Artist Branded As The Champion
Artist Branded As The Champion: Jordanna Kelly Wins Central Bank’s 33rd Annual Art Competition
On Friday, October 14th, The Central Bank of The Bahamas announced Jordanna Kelly, AA ’13, as the winner of its 33rd Annual Art Competition Open Category. Her winning piece ‘Preserved,’ a sculptural installation of authentic canned food items contained in plastic time capsules, was created to reference the social benefits of heritage conservation.
Inspired by a conversation with her father on the recent closure of Albury Paul W. & Sons Ltd., a Bahamian owned company that had been in business for over sixty years, Kelly felt it was her duty to investigate the story behind its demise. “My great-grandfather, my grandfather, and my father all cooked with the Champion Brand and now I will not be able to continue this tradition. This installation is reminiscent of a time past for many Bahamians as well as a celebration and commemoration of this company’s contribution to our society, being a staple in the lives of many Bahamian families.”
Not often do you find emerging artists so engrossed and driven by creative investigation. Kelly’s interest in research grew as she learned more of the Albury’s history. She visited its canning factory in Centreville and interviewed the granddaughter of the late Paul Albury, Ms. Caroline Albury, who shared the company’s journey and history of its ‘Champion Brand.’ She became interested in hard facts and spent a lot of time collecting information at The Department of Archives.
“I was amazed at the historical significance and contribution the Alburys made in our region as exporters of food products. For example, in 1959 Paul Albury purchased the canning company from J.S Johnson & Co. a major manufacturer of canned pineapple at the time. I was shocked when I found out that such a small company like Albury’s later exported canned food to Britain during World War II.” In search of the last Champion products to grace food store shelves, she drove throughout New Providence and finally struck luck at Parkgate Supermarket on Kemp Road. “I was pleased to find all ten items in one place, they still even had their price tags which added to the authenticity of the work.” After learning so much from the project, Kelly had convinced herself that after all her work even if her submission was not recognised by the judges she was proud of her efforts.
Highlighting the contribution of this local business was seen as an admirable gesture by the Albury family who was pleased to learn of Kelly’s recent success. As a multi-media artist, Kelly’s studio practice is rooted in experimentation, materiality, and intuition. She enjoys the spontaneity that each piece of art brings as she embraces the formative stage of her creative career, one that allows for the freedom to explore the length and breadth of materials and concepts. Those familiar with Kelly’s work over the past few years have seen her explore ephemeral floral and figurative elements, which often use unexpected and industrial material.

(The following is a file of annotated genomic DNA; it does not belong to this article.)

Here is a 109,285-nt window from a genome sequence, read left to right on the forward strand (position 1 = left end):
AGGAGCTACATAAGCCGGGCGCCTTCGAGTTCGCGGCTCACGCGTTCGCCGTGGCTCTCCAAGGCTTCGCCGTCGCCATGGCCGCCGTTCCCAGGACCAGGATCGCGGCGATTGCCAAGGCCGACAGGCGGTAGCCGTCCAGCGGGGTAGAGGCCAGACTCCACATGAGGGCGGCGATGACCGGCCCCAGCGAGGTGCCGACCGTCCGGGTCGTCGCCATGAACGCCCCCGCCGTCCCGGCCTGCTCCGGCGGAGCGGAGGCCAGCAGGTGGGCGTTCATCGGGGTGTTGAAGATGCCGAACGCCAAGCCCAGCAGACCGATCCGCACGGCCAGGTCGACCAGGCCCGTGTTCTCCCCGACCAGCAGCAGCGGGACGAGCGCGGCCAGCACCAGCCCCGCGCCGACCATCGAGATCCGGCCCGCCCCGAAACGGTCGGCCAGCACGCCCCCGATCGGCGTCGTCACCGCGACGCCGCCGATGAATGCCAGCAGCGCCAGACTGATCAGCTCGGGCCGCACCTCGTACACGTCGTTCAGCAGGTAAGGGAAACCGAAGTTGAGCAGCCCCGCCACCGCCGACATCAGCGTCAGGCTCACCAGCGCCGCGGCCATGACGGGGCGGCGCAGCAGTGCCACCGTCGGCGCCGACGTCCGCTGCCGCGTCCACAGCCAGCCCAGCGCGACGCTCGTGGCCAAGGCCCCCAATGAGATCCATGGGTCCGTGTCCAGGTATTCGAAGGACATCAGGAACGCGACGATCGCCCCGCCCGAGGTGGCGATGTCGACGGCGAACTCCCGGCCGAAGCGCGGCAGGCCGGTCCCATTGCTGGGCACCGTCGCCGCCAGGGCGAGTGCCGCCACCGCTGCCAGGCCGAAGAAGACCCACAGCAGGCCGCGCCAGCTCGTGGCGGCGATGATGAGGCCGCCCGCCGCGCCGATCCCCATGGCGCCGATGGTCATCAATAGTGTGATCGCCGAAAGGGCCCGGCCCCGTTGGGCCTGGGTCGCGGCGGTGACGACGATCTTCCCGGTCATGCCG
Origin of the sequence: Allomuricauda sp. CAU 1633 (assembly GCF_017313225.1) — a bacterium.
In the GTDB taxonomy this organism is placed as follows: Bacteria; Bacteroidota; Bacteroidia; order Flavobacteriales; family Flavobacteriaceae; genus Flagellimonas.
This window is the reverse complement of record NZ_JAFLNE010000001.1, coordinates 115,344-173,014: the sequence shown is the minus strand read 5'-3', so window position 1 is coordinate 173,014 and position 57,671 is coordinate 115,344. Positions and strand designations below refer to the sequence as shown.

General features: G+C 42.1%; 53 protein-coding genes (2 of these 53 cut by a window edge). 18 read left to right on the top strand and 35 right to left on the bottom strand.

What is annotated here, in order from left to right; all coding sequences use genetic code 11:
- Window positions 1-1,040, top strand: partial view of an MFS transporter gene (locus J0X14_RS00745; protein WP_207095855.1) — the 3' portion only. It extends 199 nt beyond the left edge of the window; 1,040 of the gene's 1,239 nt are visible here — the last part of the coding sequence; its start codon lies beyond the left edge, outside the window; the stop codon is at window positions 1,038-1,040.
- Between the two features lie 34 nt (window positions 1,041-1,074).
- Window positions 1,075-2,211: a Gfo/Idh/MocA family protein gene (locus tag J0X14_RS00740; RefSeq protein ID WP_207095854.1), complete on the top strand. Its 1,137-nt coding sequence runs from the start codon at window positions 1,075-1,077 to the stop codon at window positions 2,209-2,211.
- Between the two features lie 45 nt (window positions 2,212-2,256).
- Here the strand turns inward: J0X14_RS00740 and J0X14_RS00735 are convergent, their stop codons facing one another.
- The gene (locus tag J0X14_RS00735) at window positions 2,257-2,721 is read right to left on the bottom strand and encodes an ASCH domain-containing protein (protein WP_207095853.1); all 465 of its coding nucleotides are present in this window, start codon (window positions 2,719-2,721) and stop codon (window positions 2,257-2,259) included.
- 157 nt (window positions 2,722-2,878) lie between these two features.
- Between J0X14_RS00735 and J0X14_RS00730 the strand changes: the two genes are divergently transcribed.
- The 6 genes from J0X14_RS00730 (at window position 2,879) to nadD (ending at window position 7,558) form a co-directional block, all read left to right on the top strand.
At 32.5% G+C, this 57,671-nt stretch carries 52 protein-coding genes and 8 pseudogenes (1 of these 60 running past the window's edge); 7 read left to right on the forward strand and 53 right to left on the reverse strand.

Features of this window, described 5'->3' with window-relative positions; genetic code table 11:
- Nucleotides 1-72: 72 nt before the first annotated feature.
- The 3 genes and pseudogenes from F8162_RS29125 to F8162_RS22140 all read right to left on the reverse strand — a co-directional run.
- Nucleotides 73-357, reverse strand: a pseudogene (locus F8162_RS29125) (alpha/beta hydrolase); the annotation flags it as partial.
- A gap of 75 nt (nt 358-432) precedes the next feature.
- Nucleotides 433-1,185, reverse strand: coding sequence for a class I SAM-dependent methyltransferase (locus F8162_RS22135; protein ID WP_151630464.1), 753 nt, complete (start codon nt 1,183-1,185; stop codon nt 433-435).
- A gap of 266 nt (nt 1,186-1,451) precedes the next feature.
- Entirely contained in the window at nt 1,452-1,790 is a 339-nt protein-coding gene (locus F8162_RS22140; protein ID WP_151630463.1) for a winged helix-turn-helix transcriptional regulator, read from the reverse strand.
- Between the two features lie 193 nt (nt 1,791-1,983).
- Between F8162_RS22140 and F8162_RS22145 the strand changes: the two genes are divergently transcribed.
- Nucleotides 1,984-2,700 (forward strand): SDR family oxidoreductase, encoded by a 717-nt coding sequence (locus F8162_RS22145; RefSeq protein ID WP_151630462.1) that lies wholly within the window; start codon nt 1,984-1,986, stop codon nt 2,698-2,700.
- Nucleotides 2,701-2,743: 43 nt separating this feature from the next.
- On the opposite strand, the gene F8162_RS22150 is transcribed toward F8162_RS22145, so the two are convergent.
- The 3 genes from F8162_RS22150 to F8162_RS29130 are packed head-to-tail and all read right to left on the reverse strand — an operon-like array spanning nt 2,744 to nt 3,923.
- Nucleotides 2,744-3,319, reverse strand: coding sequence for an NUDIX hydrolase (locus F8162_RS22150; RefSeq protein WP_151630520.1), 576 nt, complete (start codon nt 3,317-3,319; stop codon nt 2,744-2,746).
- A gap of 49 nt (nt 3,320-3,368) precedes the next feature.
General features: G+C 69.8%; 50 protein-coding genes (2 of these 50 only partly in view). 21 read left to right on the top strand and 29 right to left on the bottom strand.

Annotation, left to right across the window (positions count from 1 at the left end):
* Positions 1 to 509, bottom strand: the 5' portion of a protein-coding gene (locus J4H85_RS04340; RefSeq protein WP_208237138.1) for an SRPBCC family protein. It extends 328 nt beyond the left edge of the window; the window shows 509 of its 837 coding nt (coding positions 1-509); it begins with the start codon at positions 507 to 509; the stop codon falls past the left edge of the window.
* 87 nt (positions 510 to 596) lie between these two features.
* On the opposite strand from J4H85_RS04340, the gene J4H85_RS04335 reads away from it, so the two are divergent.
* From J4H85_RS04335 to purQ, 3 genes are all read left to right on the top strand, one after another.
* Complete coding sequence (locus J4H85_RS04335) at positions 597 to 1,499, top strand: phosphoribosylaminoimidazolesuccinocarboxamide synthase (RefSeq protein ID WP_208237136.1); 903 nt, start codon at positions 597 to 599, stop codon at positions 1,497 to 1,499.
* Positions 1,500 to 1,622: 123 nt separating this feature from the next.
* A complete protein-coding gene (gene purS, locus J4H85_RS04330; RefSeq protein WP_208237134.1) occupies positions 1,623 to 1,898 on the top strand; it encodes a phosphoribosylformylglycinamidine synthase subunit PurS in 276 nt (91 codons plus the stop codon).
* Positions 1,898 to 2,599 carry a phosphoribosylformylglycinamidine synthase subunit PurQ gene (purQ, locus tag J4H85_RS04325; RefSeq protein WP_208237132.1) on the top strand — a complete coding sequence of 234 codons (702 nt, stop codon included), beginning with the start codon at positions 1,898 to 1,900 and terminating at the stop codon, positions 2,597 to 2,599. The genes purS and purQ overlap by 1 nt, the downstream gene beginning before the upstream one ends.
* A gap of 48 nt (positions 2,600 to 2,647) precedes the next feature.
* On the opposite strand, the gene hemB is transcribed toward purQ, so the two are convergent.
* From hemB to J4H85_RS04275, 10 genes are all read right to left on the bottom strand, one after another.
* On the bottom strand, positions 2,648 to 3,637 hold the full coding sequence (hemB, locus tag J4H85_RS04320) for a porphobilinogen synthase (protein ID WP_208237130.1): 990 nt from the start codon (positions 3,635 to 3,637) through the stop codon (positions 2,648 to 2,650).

In 2014, Kelly’s first attempt at installation art, “Full Bloom” offered a glimpse into her research and conservation interests; the work featured dried and sealed bougainvillea petals in plexiglass. Kelly is no stranger to The Central Bank of The Bahamas Art community having won the 2010 High School Category Competition. Two years ago she participated in COB’s graduate show ‘Bloom’ which was hosted by Central Bank and has competed in the bank’s Open Category Competition since 2014. “Moya Strachan, an art teacher at Queen’s College, encouraged me to enter the competition in 2010.
That year, I was successful in securing first place which gave me the confidence to continue in the arts. In a crucial year for The Bahamas regarding gender equality and women’s empowerment, Kelly’s victory broke through the barrier of a competition that has been dominated by male artists for eight years. “I have never really considered the gender of past winners until several local artists reached out to congratulate me with many female artists maintaining that I had won this prize for all Bahamian women.”
Kelly is currently enrolled in BTVI’s Carpentry Programme where she is completing her certification. She is spending considerable time in her studio working on her project for The National Art Gallery of The Bahamas’ National Exhibition (NE8) due to open in December. Kelly is also preparing for her first solo exhibition scheduled for March, 2017 which is a part of the winning prize for The Central Bank’s Art Competition.
By Keisha Oliver